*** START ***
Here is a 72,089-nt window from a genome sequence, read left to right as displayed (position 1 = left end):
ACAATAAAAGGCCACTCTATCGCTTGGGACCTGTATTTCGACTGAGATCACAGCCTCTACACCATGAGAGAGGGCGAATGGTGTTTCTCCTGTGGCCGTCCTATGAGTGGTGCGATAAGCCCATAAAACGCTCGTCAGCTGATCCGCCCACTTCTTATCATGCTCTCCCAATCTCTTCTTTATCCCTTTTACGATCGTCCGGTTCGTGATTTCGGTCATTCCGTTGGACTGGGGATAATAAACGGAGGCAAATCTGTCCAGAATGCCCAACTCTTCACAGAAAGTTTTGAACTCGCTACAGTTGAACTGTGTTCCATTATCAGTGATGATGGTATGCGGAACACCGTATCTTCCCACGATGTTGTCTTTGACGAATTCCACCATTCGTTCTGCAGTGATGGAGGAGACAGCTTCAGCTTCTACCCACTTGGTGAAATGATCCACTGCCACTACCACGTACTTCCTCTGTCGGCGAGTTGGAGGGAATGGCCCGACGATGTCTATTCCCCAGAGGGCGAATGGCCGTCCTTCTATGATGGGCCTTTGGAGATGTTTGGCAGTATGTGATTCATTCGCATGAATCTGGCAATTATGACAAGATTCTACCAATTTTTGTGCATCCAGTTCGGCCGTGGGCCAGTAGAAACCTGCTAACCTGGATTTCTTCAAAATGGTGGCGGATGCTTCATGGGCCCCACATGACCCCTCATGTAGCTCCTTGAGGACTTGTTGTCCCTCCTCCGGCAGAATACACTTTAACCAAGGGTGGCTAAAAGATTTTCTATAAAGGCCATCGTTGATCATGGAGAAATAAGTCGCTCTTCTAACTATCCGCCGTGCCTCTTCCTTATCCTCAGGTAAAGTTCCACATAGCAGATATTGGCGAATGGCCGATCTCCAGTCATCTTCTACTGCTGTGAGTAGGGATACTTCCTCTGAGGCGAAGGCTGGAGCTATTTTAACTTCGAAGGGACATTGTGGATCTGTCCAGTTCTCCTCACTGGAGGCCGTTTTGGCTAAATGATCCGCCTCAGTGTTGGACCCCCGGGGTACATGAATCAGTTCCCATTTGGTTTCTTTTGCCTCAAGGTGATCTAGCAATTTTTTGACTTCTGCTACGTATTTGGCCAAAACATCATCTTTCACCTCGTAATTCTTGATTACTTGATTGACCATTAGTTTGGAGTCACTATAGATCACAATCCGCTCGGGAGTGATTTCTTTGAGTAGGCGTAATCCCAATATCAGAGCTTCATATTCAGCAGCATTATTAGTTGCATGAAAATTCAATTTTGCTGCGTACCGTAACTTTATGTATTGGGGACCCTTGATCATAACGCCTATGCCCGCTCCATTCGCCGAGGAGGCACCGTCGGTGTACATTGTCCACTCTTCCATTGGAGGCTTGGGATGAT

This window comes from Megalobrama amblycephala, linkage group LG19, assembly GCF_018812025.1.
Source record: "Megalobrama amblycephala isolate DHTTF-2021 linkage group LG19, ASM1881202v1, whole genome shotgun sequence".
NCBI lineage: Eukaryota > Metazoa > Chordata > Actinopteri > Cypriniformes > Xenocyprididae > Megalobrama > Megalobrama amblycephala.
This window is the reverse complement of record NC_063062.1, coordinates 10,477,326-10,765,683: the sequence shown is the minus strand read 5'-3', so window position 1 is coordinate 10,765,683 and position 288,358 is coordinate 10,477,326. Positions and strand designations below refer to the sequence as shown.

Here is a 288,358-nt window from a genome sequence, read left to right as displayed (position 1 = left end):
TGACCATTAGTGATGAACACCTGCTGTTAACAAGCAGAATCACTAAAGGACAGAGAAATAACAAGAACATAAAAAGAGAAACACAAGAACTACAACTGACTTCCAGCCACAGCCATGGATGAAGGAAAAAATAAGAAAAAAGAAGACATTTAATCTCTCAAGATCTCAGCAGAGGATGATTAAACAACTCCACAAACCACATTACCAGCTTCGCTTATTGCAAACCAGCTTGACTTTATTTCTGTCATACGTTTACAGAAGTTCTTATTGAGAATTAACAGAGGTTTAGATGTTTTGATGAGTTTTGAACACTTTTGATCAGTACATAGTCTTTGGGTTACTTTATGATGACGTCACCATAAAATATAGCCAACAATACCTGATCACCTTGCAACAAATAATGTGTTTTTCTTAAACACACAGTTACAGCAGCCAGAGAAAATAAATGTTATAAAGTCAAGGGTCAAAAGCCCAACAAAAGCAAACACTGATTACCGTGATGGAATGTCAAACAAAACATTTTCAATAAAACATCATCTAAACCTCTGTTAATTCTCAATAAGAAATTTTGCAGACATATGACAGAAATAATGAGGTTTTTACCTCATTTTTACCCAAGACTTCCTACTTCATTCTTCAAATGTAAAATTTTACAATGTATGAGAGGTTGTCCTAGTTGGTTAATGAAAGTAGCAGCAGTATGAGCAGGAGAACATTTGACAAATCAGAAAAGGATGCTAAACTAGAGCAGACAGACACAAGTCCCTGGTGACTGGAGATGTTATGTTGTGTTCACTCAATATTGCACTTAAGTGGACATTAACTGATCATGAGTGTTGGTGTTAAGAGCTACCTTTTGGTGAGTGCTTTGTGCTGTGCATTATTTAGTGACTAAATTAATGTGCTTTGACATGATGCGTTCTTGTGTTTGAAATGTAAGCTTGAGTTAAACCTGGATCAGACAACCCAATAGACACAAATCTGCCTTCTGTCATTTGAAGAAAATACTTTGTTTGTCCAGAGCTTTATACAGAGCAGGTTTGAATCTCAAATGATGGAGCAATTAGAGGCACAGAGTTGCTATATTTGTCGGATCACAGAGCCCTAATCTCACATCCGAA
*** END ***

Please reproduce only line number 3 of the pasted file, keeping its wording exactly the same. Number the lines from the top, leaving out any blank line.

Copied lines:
This window comes from Megalobrama amblycephala, linkage group LG19, assembly GCF_018812025.1.